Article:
Without the ability to measure, how do we know if we are making progress?
In December 2012, in preparation for the renewal of the UN Millennium Development Goals, I wrote a report for the U.K. Government Department for International Development (DFID) advocating that catastrophe models should be used to measure progress in disaster risk reduction. I suggested goals could be set to target a 50 percent reduction in expected casualties and a 20 percent reduction in normalized economic losses, over the period of a decade, based on the output of a catastrophe model.
Two years later, the seven targets agreed at the UN meeting on Disaster Risk Reduction, held on March 14–18, 2015, in Sendai, Japan – were a disappointment. The first two targets for “Disaster Mortality” and “Affected People” would simply compare data from 2020-2030 with 2005-2015. The third target was to “reduce direct disaster economic loss in relation to global GDP by 2030”. Yet we know, especially for casualties – even at a global level, a decade is not enough to define a stable mean. For cities and countries, comparing two decades of data will generate spurious conclusions.
And so, it was a relief to see that only two weeks later, the Japanese and Tokyo city governments announced they had set themselves the challenge of halving earthquake casualties over a decade, measured by modeling a hypothetical event based on the M7 1855 Edo earthquake under Tokyo. I referenced this announcement and quoted it widely in presentations, to highlight that risk modeling had been embraced by the country with the most advanced policies for disaster risk reduction.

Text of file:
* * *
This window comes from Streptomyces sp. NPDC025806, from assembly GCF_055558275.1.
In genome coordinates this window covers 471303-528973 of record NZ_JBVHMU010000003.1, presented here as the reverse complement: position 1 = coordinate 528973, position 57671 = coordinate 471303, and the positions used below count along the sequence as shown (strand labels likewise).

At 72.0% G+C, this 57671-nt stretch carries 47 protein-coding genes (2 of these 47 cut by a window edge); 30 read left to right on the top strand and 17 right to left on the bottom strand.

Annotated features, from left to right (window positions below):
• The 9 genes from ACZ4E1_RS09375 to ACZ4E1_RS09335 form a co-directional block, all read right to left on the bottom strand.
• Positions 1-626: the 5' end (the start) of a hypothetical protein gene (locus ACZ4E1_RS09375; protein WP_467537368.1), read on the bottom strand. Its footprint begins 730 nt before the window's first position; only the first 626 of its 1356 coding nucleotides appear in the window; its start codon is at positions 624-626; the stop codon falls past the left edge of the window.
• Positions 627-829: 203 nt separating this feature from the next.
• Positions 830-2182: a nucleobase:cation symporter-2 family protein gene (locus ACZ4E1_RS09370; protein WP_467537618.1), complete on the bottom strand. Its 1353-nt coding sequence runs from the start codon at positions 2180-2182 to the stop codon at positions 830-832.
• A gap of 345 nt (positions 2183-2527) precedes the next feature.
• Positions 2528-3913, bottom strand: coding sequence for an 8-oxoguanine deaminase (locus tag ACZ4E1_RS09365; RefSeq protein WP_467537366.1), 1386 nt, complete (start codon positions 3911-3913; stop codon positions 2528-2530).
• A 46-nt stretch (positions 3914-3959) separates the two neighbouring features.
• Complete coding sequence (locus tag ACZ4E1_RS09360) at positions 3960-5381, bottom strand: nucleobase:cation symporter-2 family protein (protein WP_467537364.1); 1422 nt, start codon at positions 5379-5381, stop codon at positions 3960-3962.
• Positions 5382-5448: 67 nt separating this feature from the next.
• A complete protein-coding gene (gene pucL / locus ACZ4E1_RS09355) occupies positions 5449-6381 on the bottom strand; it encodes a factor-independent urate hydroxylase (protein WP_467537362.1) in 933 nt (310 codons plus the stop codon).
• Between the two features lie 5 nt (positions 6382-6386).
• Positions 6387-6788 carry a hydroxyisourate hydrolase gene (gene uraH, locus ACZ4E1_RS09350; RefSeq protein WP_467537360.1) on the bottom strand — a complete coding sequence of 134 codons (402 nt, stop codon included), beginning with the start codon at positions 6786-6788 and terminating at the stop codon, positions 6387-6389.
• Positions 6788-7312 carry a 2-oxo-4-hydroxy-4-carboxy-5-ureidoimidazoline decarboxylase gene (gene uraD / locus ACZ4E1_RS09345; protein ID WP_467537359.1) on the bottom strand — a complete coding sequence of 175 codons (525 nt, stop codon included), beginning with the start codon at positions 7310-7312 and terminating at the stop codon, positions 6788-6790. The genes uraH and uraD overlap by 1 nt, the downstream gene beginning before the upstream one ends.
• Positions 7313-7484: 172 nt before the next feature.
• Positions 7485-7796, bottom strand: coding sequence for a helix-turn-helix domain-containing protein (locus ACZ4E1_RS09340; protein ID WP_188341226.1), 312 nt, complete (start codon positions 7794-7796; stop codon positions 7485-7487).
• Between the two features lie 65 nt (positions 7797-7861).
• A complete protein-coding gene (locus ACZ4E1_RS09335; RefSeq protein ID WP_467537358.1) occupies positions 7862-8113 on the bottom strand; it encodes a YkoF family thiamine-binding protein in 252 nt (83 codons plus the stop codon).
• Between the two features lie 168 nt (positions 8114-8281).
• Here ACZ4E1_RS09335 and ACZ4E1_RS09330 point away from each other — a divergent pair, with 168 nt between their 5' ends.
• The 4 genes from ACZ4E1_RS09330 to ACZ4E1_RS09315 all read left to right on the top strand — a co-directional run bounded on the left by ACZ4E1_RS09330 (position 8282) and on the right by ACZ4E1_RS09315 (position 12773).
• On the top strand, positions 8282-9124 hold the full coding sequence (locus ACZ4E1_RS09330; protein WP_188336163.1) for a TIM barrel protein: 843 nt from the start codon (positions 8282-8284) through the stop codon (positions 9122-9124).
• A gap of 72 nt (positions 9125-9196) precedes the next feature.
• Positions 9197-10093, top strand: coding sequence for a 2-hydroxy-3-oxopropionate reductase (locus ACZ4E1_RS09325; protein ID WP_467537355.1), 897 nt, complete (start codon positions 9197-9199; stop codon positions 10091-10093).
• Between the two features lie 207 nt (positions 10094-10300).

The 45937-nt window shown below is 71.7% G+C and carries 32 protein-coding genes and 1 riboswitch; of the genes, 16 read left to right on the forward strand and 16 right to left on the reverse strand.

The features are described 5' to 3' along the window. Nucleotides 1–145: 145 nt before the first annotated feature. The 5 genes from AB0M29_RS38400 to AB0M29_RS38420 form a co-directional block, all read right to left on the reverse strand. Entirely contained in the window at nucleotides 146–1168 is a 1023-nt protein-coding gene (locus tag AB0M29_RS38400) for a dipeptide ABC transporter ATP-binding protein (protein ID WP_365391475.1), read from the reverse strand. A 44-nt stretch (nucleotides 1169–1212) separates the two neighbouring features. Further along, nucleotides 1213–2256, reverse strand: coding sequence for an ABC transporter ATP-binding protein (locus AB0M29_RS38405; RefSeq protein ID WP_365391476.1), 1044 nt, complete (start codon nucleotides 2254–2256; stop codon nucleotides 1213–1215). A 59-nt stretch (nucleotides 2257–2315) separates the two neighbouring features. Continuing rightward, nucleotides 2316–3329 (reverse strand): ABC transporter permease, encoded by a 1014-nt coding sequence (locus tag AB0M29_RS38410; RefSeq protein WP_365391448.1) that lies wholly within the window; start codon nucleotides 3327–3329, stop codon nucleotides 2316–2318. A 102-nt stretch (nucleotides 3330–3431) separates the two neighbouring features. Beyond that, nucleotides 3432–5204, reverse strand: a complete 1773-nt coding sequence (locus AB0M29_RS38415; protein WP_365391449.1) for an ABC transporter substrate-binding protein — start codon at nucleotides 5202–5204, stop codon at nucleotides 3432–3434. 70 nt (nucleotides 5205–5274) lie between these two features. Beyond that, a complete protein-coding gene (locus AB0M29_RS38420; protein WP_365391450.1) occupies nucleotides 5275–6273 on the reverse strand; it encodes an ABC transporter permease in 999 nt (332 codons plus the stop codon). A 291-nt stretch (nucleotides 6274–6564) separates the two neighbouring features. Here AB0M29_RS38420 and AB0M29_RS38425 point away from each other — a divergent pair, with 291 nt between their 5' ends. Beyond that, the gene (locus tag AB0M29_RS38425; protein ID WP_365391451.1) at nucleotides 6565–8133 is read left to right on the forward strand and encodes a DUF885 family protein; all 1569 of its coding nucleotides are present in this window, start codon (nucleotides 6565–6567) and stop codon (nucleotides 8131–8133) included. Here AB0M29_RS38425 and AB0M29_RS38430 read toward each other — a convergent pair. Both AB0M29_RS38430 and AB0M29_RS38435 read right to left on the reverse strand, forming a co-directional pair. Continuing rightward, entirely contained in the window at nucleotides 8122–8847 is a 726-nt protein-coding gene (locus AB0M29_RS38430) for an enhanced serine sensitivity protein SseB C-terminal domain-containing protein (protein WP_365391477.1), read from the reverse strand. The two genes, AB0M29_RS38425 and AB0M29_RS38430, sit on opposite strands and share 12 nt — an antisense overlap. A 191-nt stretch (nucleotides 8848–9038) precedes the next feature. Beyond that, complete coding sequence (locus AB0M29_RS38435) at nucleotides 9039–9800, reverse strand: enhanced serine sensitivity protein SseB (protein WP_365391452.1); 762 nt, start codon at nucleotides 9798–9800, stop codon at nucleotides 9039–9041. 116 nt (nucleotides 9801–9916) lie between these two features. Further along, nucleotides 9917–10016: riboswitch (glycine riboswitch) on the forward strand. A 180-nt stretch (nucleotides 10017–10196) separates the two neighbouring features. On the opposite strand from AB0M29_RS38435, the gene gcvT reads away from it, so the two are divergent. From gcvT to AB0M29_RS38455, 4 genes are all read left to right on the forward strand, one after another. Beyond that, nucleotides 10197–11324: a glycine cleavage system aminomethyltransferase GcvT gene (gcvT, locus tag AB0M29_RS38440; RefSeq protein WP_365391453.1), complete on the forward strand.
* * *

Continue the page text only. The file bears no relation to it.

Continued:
Over the last two years, I started searching for some update on this initiative. What kind of progress in risk reduction was being achieved, whether the targets for Tokyo would be met? And I found my original links had all stopped connecting. Perhaps in my enthusiasm I had dreamt it?
Fortunately, not all information is held online. Each year, since the Disaster Countermeasures Basic Act of 1961, the government in Japan is required to write the White Paper on Disaster Management in Japan, or “Bōsai hakusho” which outlines the latest initiatives and lessons in disaster risk reduction. In the 2015 “Bōsai hakusho”, I found the procedure outlined.
On March 28, 2014, the Cabinet had approved the Basic Plan for the Promotion of the Tokyo Inland Earthquake Emergency Countermeasures (the TIE Basic Plan).
On March 31, 2015, the Cabinet approved revisions to the TIE Basic Plan, and set out quantitative disaster mitigation goals for the next ten years, along with the policies that would achieve these goals. These would all be based on what was modeled to happen in the scenario M7 “Tokyo Inland Earthquake”. The targets included: halving fatalities, from 23,000, as well as halving the number of buildings destroyed or burned from 610,000. This would be achieved by increasing the proportion of buildings with seismic reinforcement from 79 percent to 95 percent by 2020, as well as through a significant expansion in earthquake triggered circuit breakers to prevent fires.
All of which has left me the strong impression, this bold policy has been quietly shelved. Someone may have realized they were not going to achieve the 50 percent reduction. And therefore, publicizing the target might deliver politically unpalatable information: that Tokyo remained at significant risk.